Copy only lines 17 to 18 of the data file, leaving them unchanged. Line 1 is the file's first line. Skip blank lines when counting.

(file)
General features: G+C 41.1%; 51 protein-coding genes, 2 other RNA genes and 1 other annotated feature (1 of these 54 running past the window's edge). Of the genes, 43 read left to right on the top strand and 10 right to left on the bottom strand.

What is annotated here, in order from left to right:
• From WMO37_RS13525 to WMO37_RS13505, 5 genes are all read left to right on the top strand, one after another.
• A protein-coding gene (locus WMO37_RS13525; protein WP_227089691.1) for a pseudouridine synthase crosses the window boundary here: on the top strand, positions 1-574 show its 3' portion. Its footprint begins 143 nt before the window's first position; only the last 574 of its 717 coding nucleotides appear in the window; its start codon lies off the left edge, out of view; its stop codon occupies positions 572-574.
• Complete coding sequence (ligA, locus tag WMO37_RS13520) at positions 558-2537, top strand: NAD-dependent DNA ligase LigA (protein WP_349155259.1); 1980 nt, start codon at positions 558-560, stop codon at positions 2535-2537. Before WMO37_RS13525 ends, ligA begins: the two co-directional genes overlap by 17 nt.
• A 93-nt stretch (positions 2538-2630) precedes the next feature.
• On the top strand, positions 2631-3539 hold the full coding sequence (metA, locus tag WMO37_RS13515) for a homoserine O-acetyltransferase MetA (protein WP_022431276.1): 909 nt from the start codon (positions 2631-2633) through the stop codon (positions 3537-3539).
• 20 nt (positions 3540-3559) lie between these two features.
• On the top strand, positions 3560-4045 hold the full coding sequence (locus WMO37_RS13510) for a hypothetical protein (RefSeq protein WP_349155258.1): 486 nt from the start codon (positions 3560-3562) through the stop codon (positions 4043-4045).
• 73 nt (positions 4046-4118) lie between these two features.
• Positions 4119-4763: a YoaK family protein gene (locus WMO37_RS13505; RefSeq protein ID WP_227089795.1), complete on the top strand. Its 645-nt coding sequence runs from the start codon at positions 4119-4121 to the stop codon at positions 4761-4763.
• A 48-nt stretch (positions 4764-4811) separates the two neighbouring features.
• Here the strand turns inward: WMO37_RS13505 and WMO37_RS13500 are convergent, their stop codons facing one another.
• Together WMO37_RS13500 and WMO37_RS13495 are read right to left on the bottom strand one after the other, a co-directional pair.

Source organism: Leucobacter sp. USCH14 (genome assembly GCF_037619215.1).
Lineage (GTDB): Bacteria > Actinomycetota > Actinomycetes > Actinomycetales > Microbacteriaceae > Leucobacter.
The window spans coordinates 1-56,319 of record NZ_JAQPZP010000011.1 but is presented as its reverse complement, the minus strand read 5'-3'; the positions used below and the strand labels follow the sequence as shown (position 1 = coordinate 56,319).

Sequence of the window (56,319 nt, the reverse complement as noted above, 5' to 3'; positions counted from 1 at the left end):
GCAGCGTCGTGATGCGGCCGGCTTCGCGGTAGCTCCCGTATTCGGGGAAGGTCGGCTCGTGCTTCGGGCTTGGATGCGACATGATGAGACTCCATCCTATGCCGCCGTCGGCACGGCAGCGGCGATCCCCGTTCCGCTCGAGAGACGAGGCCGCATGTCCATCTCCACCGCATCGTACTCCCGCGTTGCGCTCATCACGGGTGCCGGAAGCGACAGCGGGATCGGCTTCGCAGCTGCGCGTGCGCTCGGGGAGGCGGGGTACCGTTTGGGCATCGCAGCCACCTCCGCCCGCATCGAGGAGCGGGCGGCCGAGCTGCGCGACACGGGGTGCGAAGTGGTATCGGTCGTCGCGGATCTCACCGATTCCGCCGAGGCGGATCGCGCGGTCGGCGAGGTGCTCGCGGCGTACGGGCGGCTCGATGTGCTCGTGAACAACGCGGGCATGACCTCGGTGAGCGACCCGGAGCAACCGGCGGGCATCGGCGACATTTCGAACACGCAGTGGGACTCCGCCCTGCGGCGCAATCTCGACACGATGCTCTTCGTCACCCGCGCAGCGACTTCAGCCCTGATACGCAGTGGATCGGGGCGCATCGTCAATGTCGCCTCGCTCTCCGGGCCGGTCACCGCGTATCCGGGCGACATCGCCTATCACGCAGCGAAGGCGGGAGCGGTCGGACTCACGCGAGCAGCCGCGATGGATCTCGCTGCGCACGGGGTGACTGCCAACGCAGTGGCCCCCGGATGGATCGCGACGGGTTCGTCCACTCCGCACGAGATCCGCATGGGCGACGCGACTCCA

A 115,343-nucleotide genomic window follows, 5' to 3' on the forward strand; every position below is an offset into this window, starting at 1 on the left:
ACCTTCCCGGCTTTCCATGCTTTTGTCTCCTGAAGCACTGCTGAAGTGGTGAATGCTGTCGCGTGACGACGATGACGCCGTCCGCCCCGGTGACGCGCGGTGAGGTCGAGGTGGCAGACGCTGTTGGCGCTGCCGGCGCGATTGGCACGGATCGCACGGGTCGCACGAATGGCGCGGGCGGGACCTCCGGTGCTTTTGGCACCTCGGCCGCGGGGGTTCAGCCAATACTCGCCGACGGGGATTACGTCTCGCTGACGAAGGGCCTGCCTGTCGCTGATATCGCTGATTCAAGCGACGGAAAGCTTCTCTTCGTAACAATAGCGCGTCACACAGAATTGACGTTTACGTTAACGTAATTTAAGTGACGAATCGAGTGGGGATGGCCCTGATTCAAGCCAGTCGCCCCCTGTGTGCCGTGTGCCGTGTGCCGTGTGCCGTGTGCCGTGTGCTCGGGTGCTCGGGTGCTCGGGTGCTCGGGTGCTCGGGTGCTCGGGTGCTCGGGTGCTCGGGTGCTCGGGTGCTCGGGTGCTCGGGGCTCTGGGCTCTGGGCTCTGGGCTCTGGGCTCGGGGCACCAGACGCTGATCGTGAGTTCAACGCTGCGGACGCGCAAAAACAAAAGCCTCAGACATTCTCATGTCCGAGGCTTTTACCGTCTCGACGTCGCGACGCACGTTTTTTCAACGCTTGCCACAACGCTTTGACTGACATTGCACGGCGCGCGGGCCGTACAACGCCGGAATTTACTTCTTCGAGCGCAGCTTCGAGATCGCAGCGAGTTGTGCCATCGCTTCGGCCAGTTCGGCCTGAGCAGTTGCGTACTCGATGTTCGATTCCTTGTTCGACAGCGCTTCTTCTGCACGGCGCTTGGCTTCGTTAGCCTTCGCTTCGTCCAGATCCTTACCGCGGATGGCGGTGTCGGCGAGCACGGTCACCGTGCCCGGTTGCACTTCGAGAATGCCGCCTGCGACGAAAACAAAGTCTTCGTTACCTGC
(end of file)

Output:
The window spans coordinates 1-56,319 of record NZ_JAQPZP010000011.1 but is presented as its reverse complement, the minus strand read 5'-3'; the positions used below and the strand labels follow the sequence as shown (position 1 = coordinate 56,319).

Sequence of the window (56,319 nt, the reverse complement as noted above, 5' to 3'; positions counted from 1 at the left end):